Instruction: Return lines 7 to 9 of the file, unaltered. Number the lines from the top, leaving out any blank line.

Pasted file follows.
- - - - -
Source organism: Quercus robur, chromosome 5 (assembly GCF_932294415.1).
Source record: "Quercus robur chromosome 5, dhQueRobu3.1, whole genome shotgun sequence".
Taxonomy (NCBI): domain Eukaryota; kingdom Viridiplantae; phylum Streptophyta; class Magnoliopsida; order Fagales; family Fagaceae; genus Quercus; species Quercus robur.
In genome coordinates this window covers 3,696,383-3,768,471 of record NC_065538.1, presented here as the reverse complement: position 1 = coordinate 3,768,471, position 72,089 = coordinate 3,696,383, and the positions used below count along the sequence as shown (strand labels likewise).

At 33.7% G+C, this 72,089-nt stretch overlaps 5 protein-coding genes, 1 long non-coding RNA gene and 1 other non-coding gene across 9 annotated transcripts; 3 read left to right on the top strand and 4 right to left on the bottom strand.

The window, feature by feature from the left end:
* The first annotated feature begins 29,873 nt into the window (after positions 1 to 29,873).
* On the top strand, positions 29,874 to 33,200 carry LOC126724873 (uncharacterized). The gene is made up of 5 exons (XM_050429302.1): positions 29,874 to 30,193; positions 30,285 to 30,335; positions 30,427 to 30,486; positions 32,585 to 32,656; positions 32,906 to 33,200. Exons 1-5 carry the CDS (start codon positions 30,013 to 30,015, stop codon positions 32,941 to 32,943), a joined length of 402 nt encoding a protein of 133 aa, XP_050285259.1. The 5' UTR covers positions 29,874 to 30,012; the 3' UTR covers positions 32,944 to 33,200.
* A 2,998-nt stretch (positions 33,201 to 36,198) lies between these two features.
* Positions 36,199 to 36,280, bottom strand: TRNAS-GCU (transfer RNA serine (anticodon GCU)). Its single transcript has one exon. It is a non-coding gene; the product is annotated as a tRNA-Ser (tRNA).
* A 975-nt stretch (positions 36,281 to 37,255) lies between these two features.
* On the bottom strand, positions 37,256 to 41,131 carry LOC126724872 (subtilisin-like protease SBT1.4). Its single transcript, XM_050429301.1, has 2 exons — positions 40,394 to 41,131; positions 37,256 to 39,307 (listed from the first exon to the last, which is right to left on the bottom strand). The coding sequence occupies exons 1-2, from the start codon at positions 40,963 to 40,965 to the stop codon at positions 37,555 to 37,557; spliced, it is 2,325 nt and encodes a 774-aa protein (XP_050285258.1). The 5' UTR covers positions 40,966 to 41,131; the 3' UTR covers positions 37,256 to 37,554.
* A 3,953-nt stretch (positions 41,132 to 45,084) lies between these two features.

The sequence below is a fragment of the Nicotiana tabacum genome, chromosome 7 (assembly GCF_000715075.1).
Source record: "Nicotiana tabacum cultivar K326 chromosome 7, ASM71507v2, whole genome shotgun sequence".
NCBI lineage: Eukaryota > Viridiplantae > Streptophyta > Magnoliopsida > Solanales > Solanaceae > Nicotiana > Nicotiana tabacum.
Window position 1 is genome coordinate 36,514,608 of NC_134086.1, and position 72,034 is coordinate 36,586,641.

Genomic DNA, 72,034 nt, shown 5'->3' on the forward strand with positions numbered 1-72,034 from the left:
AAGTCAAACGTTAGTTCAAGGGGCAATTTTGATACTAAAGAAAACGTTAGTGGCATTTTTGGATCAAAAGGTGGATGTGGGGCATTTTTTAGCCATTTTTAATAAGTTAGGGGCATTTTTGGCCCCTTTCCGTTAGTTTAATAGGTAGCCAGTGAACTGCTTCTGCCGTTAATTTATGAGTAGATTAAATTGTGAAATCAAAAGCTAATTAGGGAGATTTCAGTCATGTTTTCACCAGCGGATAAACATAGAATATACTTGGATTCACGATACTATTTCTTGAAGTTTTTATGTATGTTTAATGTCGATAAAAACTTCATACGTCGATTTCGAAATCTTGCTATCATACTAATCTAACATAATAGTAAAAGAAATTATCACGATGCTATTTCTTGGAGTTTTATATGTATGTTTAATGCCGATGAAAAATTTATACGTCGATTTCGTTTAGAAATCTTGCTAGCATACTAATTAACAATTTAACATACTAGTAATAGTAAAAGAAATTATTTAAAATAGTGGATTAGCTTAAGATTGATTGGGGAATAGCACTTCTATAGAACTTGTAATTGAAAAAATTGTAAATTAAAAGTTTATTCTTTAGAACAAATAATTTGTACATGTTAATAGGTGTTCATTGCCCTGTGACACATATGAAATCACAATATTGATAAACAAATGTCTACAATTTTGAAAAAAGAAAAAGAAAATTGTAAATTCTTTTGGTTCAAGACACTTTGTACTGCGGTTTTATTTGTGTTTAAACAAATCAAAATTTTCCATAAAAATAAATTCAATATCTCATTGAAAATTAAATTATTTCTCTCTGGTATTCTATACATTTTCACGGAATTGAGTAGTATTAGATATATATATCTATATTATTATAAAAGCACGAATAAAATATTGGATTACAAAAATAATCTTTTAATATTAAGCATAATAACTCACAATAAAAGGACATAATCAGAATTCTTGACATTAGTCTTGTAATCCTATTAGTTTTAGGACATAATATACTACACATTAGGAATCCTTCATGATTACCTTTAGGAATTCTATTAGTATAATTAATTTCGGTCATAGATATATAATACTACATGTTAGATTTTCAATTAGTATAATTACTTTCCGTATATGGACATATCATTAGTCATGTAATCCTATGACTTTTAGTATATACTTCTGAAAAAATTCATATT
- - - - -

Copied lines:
* The first annotated feature begins 29,873 nt into the window (after positions 1 to 29,873).
* On the top strand, positions 29,874 to 33,200 carry LOC126724873 (uncharacterized). The gene is made up of 5 exons (XM_050429302.1): positions 29,874 to 30,193; positions 30,285 to 30,335; positions 30,427 to 30,486; positions 32,585 to 32,656; positions 32,906 to 33,200. Exons 1-5 carry the CDS (start codon positions 30,013 to 30,015, stop codon positions 32,941 to 32,943), a joined length of 402 nt encoding a protein of 133 aa, XP_050285259.1. The 5' UTR covers positions 29,874 to 30,012; the 3' UTR covers positions 32,944 to 33,200.
* A 2,998-nt stretch (positions 33,201 to 36,198) lies between these two features.